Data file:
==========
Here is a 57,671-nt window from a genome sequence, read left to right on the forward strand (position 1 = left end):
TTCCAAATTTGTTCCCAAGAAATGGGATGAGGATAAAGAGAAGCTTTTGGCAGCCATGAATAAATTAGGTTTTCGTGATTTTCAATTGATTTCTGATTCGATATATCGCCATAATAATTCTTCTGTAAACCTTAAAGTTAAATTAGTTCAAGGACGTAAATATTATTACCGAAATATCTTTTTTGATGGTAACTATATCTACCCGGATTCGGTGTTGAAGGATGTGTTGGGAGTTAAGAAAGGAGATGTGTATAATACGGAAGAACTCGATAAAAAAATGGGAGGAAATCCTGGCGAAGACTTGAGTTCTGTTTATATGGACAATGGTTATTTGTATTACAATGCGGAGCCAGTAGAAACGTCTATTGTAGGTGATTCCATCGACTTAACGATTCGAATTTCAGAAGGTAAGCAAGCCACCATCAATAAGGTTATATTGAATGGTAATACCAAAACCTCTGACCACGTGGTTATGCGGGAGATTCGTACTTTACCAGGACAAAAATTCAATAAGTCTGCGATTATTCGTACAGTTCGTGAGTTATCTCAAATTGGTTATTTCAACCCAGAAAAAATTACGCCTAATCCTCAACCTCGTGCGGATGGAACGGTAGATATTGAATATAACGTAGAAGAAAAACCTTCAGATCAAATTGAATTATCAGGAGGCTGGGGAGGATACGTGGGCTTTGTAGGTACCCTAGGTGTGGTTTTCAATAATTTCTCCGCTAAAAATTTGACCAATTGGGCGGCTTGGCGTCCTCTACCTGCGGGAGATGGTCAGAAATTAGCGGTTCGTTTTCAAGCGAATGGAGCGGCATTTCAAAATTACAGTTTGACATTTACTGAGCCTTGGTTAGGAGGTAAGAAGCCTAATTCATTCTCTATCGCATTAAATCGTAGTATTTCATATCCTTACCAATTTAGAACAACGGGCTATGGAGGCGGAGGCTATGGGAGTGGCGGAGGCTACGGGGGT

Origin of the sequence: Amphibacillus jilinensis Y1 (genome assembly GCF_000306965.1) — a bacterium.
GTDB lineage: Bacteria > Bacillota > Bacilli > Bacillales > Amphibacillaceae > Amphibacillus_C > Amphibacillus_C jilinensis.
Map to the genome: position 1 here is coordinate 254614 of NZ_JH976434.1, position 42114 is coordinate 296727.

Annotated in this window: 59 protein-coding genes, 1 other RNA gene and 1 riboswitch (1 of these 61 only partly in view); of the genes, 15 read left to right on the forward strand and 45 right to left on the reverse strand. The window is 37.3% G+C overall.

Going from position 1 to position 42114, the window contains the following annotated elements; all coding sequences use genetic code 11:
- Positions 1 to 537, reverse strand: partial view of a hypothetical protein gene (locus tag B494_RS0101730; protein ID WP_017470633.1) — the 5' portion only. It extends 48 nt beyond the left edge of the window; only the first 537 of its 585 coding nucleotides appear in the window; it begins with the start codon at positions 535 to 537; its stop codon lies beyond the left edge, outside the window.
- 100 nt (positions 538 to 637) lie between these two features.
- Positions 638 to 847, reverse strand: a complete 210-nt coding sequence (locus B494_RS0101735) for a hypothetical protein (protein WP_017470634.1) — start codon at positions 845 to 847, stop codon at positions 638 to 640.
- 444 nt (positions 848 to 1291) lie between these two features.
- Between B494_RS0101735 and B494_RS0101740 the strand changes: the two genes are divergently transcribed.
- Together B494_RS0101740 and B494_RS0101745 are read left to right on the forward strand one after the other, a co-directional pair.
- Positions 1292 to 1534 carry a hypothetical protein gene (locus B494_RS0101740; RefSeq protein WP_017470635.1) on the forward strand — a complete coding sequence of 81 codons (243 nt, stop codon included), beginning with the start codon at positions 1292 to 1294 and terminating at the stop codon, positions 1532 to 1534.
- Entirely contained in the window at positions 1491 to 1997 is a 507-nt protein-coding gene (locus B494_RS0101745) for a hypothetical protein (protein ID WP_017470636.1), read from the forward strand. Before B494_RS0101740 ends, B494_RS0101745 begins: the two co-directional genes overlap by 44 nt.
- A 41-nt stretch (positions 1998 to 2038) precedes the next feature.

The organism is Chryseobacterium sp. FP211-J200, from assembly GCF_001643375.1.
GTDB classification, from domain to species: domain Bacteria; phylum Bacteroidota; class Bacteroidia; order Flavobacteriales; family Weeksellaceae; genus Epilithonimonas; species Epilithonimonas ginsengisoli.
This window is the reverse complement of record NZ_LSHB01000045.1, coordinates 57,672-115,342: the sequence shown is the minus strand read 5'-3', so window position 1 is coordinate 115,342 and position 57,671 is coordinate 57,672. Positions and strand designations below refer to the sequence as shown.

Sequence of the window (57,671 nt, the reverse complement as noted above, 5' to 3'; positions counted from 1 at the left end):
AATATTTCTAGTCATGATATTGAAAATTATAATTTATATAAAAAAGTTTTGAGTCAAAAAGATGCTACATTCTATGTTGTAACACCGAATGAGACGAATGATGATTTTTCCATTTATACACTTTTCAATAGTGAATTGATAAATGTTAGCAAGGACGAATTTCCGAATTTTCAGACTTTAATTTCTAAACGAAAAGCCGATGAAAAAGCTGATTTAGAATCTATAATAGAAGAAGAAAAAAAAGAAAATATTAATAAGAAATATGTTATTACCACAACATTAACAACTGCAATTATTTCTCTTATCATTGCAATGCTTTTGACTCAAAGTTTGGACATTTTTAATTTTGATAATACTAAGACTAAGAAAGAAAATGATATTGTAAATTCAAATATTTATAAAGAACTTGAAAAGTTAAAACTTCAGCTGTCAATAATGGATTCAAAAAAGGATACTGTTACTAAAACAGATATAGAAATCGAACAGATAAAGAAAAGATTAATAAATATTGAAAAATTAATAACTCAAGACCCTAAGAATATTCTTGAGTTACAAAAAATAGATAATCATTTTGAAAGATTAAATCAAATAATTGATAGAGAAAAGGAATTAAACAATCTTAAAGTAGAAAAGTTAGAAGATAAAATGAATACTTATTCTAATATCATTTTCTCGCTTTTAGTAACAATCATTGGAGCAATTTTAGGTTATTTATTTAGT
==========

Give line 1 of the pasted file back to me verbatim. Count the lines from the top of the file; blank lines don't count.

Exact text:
Here is a 57,671-nt window from a genome sequence, read left to right on the forward strand (position 1 = left end):